There’s all too much news on the censorship front:
: In a blatantly illegal and unconstitutional overstepping of authority, the FCC is holding approval of a cable merger as ransom to pressure cable companies to reduce sexual content. The FCC has no authority to regulate alleged indecency on cable — or satellite or the internet — this sort of blackmail is hardly the way regulation is supposed to work. The LA Times reports:
The Federal Communications Commission has warned the nation’s two leading cable TV companies that unwanted conditions could be imposed on their proposed acquisition of a rival if they do not agree to curb the proliferation of sexually explicit programming, according to company sources.
Faced with what some are describing as an ultimatum, Time Warner Inc. and Comcast Corp. have sought to satisfy FCC Chairman Kevin J. Martin’s demands by pressuring the rest of the industry to come to a consensus on how to respond, said these sources, who requested anonymity because of the sensitivity of the regulatory approval process.
Martin has made clear in closed-door meetings that he would like Time Warner and Comcast to help advance his anti-indecency agenda. The companies are seeking to acquire Adelphia Communications Corp. for $17.6 billion.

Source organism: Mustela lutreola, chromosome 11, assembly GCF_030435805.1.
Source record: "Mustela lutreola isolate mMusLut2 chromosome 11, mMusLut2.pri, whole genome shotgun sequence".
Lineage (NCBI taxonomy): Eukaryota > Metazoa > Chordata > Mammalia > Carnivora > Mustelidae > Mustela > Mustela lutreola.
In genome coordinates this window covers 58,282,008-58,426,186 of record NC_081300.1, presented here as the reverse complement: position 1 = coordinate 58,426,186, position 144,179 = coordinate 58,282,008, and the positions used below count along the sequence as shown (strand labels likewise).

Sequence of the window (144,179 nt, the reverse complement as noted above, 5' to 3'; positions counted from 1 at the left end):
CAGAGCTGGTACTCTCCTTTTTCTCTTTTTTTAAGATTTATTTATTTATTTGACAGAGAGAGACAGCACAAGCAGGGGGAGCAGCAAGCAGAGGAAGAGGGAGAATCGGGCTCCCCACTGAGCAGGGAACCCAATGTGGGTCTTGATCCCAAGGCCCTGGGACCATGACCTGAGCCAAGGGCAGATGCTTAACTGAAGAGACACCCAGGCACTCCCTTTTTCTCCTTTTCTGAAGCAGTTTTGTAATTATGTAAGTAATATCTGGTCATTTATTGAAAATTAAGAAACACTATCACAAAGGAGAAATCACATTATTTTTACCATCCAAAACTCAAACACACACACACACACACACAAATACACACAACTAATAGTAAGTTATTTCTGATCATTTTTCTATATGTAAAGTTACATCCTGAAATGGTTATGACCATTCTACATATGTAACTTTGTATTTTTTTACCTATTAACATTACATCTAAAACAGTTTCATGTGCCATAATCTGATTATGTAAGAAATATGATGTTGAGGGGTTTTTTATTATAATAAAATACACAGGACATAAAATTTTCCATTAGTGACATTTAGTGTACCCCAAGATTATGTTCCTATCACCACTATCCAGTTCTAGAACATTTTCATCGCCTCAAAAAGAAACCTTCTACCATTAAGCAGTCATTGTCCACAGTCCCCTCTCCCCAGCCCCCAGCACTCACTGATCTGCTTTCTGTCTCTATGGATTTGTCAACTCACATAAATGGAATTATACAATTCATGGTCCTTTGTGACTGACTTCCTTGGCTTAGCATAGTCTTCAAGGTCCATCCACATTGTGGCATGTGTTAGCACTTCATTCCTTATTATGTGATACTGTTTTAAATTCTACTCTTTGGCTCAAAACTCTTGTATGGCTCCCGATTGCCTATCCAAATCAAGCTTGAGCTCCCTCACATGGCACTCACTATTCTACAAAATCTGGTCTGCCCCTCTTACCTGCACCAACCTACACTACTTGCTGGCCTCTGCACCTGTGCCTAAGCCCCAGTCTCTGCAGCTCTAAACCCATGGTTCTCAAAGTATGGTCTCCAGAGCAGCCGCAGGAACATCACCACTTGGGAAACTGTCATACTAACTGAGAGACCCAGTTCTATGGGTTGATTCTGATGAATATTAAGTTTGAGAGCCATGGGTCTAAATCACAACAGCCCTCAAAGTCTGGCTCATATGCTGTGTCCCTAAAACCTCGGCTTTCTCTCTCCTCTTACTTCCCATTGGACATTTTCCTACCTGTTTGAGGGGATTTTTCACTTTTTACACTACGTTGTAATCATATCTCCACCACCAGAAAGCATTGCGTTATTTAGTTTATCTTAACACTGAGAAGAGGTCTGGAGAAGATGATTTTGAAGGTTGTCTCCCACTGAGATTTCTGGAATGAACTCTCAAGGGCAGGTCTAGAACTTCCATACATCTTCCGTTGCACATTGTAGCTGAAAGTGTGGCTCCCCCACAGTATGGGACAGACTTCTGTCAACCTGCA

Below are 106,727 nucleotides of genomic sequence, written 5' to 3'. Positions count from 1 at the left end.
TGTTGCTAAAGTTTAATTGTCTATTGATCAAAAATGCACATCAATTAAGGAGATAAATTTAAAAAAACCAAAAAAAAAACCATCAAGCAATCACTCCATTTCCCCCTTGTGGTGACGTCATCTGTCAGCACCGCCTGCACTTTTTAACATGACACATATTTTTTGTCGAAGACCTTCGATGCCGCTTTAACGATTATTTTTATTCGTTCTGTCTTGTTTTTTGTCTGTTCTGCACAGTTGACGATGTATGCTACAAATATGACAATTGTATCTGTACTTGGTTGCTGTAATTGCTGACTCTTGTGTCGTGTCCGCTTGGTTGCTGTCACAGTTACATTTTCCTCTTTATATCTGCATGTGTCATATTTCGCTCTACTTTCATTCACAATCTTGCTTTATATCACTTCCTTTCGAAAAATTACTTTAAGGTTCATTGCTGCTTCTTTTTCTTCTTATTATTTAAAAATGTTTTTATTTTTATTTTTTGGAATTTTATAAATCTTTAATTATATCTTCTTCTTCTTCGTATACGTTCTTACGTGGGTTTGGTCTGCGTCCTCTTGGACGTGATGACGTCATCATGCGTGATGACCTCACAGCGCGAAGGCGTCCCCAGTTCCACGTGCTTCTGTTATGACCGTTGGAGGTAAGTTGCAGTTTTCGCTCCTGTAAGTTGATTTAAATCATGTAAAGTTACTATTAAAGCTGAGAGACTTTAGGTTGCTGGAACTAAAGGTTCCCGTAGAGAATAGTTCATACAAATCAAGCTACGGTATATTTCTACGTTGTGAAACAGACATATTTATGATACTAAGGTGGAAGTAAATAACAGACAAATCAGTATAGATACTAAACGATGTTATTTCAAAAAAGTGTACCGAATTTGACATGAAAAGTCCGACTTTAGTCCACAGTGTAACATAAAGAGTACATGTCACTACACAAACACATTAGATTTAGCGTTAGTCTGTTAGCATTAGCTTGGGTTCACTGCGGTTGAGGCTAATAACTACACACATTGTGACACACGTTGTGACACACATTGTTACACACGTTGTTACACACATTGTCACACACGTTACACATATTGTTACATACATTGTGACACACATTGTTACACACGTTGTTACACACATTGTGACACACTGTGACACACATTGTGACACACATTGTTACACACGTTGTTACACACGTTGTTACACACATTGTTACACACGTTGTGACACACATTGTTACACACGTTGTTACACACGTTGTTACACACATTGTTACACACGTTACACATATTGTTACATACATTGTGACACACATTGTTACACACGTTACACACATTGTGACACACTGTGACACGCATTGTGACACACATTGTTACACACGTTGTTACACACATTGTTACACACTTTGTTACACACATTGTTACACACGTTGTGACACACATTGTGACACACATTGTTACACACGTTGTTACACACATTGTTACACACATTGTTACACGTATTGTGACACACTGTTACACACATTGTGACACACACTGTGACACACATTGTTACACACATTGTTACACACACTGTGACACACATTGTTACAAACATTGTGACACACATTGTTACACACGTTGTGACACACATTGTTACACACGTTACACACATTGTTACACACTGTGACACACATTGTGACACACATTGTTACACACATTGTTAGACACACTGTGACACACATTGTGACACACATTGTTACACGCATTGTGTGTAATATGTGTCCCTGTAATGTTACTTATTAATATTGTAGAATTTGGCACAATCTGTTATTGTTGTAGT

Through a spokesman, Martin declined to comment. So did representatives of Time Warner and Comcast.
: This week, Mel Karmazin, former head of Viacom and now head of Sirius, appeared on Howard Stern’s show and said that his greatest disappointment, the worst moment of his career was when the FCC held station purchases ransom — his word — to get the company to settle indecency complaints against Stern and pay $1.7 million in fines.
: With cable companies buckling under FCC pressure to offer “family-friendly” tiers of programming — rather than being forced to offer a la carte …. more regulatory blackmail without legislative authority — Sen. Ted Stevens, who has been pushing for regulation of content (read: censorship) of cable and satellite and the internet. In one breath this week, he hinted that he’d put currently pending/threatened indecency legislation on hold. But he quickly changed that tune and said “we’re going to continue to pressure.”
That’s all the FCC and Congress can do, really: pressure. For they all know well that if they tried to legislate government censorship of cable, satellite — and, watch out, folks, the internet — it would be unconstitutional.
: And Michael Copps, the FCC commissioner from hell, said he’ll keep pushing for censorship of cable and satellite:
Congress should consider a bill to curb sex and obscenity on television even after cable TV companies Monday said they planned to offer packages of family-friendly channels, a member of the Federal Communications Commission said Tuesday. “I don’t think we’re anywhere near the point where we can say we don’t need legislation,” Commissioner Michael J. Copps, a Democrat, said at a Senate Commerce Committee hearing in Washington. “Let’s keep pushing.”